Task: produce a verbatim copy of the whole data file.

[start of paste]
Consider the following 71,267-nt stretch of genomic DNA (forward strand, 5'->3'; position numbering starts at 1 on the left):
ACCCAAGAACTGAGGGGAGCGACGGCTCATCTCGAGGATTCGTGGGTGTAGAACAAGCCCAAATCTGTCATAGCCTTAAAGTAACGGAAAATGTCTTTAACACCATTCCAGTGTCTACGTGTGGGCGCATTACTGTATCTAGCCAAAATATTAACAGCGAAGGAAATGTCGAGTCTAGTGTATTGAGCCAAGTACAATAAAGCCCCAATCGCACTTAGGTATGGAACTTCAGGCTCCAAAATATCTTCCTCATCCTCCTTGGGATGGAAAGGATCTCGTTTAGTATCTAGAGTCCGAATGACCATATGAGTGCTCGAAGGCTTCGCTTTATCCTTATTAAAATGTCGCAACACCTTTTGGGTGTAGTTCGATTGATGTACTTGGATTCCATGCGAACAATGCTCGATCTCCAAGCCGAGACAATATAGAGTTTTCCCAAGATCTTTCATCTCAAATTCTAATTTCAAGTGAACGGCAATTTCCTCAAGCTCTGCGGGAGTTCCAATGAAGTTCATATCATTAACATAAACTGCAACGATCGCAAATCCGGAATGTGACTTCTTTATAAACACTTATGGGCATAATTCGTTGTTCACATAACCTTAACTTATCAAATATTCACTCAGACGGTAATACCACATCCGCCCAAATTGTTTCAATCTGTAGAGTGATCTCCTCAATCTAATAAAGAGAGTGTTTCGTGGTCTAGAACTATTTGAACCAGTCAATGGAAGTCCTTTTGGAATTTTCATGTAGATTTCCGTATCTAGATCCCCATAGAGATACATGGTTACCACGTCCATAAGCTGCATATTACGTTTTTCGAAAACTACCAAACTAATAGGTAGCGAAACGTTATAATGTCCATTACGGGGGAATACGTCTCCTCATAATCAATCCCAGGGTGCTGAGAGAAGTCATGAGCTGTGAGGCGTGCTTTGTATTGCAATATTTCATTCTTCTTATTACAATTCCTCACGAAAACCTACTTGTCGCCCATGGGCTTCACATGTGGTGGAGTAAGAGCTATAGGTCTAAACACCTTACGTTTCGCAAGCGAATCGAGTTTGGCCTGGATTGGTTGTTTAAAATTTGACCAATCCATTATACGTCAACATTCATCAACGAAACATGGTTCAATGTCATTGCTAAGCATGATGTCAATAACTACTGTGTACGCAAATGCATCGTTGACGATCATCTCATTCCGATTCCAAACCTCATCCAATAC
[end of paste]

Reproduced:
Consider the following 71,267-nt stretch of genomic DNA (forward strand, 5'->3'; position numbering starts at 1 on the left):
ACCCAAGAACTGAGGGGAGCGACGGCTCATCTCGAGGATTCGTGGGTGTAGAACAAGCCCAAATCTGTCATAGCCTTAAAGTAACGGAAAATGTCTTTAACACCATTCCAGTGTCTACGTGTGGGCGCATTACTGTATCTAGCCAAAATATTAACAGCGAAGGAAATGTCGAGTCTAGTGTATTGAGCCAAGTACAATAAAGCCCCAATCGCACTTAGGTATGGAACTTCAGGCTCCAAAATATCTTCCTCATCCTCCTTGGGATGGAAAGGATCTCGTTTAGTATCTAGAGTCCGAATGACCATATGAGTGCTCGAAGGCTTCGCTTTATCCTTATTAAAATGTCGCAACACCTTTTGGGTGTAGTTCGATTGATGTACTTGGATTCCATGCGAACAATGCTCGATCTCCAAGCCGAGACAATATAGAGTTTTCCCAAGATCTTTCATCTCAAATTCTAATTTCAAGTGAACGGCAATTTCCTCAAGCTCTGCGGGAGTTCCAATGAAGTTCATATCATTAACATAAACTGCAACGATCGCAAATCCGGAATGTGACTTCTTTATAAACACTTATGGGCATAATTCGTTGTTCACATAACCTTAACTTATCAAATATTCACTCAGACGGTAATACCACATCCGCCCAAATTGTTTCAATCTGTAGAGTGATCTCCTCAATCTAATAAAGAGAGTGTTTCGTGGTCTAGAACTATTTGAACCAGTCAATGGAAGTCCTTTTGGAATTTTCATGTAGATTTCCGTATCTAGATCCCCATAGAGATACATGGTTACCACGTCCATAAGCTGCATATTACGTTTTTCGAAAACTACCAAACTAATAGGTAGCGAAACGTTATAATGTCCATTACGGGGGAATACGTCTCCTCATAATCAATCCCAGGGTGCTGAGAGAAGTCATGAGCTGTGAGGCGTGCTTTGTATTGCAATATTTCATTCTTCTTATTACAATTCCTCACGAAAACCTACTTGTCGCCCATGGGCTTCACATGTGGTGGAGTAAGAGCTATAGGTCTAAACACCTTACGTTTCGCAAGCGAATCGAGTTTGGCCTGGATTGGTTGTTTAAAATTTGACCAATCCATTATACGTCAACATTCATCAACGAAACATGGTTCAATGTCATTGCTAAGCATGATGTCAATAACTACTGTGTACGCAAATGCATCGTTGACGATCATCTCATTCCGATTCCAAACCTCATCCAATAC